People who cannot stop lounging in the sun or using sunbeds, even when they know the risks of skin cancer, may be suffering from tanning addiction.
Despite numerous campaigns to inform sunbathers of the dangers of skin cancer, the incidence of malignant melanoma, the most deadly type of skin cancer, is rising fast in Britain with 6,000 new cases diagnised each year.
Rates of skin cancer are rising rapidly among teenagers and young adults, with cases doubling in the past 20 years.Researchers from the University of Texas say they have found evidence that suggests sunbathing could be habit-forming.
Using criteria adapted from those used to screen people for alcoholism and drug dependency, the researchers interviewed 145 beach-goers about their sunbathing habits.
Using data from the American Psychiatric Association's Diagnostic and Statistical Manual of Mental Disorders, they classed 53 per cent as dependent on ultraviolet light tanning.
Professor Richard Wagner, senior author of the study, said: "Dermatologists often talk about people who seem 'addicted to the sun' - people who know it's not good for them to be bronzed all the time, but don't seem to be able to stop tanning.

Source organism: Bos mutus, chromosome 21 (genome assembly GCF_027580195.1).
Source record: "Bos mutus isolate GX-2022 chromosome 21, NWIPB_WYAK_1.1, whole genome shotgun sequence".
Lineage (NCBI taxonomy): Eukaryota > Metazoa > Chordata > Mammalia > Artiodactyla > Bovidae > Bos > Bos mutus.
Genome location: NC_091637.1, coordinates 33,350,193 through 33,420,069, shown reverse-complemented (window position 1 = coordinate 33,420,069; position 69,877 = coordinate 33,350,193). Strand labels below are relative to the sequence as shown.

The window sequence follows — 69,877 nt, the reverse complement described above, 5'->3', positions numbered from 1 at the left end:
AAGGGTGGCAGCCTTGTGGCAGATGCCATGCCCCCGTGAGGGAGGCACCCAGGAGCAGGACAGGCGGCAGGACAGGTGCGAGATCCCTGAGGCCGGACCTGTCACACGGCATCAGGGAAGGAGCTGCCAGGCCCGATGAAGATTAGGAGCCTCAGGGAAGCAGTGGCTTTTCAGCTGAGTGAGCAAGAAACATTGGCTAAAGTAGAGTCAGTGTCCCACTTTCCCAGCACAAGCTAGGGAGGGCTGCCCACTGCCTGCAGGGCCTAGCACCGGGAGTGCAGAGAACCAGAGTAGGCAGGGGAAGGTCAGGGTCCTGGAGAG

Professor Wagner said: "It's interesting that by slightly modifying tools used to identify substance-related disorders, we can actually see an objective similarity between regular tanning and those disorders."
"This is a new idea, and we didn't know how it would turn out, although there has been mixed evidence from other studies suggesting that tanning increases endorphin production, which could be addictive," he added.
"Certainly, this could explain why educational interventions haven't been more successful."
The research has been published online in Archives of Dermatology.Reuse content